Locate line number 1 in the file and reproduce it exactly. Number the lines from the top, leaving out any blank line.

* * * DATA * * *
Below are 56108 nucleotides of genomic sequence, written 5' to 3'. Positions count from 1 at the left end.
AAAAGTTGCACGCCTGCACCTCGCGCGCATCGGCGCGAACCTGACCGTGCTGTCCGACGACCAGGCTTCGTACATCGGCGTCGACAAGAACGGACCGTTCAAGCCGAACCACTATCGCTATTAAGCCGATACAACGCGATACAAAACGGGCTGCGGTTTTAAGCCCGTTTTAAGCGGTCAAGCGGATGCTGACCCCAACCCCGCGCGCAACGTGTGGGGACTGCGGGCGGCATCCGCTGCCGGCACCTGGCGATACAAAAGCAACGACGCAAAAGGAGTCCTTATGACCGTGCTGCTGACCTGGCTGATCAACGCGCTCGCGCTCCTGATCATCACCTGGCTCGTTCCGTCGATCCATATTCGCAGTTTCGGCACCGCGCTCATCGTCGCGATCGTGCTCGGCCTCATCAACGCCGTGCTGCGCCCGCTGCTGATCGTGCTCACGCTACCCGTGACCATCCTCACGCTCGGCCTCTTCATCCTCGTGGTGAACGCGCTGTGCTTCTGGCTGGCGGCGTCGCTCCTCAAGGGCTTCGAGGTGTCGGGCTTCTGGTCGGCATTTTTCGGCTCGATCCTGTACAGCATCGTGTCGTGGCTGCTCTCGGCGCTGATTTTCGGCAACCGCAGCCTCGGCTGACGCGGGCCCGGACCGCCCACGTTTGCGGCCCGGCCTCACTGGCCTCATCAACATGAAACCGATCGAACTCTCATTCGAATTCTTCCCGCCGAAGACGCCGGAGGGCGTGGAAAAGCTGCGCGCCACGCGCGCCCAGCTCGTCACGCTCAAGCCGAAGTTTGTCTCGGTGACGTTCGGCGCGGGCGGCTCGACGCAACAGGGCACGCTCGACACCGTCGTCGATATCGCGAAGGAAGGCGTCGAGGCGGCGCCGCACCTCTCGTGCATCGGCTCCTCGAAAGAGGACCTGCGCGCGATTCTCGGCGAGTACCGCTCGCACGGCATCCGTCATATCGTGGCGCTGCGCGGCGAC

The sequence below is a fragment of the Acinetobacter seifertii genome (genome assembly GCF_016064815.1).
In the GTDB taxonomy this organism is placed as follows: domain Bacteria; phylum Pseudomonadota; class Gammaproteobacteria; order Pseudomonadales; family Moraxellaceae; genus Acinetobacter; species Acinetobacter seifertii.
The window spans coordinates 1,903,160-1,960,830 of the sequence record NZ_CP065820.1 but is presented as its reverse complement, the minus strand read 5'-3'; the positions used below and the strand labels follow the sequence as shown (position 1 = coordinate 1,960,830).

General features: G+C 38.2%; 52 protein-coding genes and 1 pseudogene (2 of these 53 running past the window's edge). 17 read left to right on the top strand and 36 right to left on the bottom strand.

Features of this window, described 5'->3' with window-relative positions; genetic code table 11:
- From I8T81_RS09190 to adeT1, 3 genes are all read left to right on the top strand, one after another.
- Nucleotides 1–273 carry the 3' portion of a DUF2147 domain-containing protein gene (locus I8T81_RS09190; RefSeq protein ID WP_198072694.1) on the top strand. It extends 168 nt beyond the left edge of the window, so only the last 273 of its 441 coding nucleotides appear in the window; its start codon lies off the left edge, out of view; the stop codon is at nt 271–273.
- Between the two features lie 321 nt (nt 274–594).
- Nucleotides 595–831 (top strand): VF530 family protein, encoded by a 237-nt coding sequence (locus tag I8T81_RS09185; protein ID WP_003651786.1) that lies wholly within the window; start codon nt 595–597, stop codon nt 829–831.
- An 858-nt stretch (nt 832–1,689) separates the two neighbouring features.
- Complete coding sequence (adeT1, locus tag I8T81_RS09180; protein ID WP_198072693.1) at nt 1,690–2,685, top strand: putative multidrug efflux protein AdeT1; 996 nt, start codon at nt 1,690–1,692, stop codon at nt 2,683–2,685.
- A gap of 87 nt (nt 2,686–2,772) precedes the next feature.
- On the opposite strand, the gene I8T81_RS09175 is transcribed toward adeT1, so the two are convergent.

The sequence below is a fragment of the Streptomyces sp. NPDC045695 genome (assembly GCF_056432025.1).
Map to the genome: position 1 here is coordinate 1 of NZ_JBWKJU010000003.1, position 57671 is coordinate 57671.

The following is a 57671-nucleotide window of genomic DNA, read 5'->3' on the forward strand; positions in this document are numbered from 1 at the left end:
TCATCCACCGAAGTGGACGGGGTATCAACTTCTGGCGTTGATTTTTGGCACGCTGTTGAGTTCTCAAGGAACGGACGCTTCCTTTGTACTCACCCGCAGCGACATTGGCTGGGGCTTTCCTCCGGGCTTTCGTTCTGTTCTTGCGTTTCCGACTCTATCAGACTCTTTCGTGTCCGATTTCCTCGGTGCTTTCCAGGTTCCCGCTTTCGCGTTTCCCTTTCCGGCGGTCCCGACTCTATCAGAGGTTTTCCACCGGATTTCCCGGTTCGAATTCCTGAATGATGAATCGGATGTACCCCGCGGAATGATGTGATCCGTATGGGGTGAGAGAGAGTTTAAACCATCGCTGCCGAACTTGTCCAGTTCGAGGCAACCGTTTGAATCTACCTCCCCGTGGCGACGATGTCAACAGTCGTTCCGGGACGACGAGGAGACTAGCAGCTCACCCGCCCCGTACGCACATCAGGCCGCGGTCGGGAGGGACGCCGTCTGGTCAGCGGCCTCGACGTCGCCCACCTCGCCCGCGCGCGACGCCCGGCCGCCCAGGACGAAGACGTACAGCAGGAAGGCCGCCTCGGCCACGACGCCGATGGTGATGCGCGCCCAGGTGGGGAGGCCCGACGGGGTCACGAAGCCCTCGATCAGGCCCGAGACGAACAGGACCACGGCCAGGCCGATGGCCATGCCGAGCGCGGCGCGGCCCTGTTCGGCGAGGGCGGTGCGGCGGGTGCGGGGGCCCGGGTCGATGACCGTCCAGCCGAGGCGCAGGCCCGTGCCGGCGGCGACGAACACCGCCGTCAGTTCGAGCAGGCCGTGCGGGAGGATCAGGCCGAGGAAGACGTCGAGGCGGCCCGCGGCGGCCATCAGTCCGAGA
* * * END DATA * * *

Below are 56108 nucleotides of genomic sequence, written 5' to 3'. Positions count from 1 at the left end.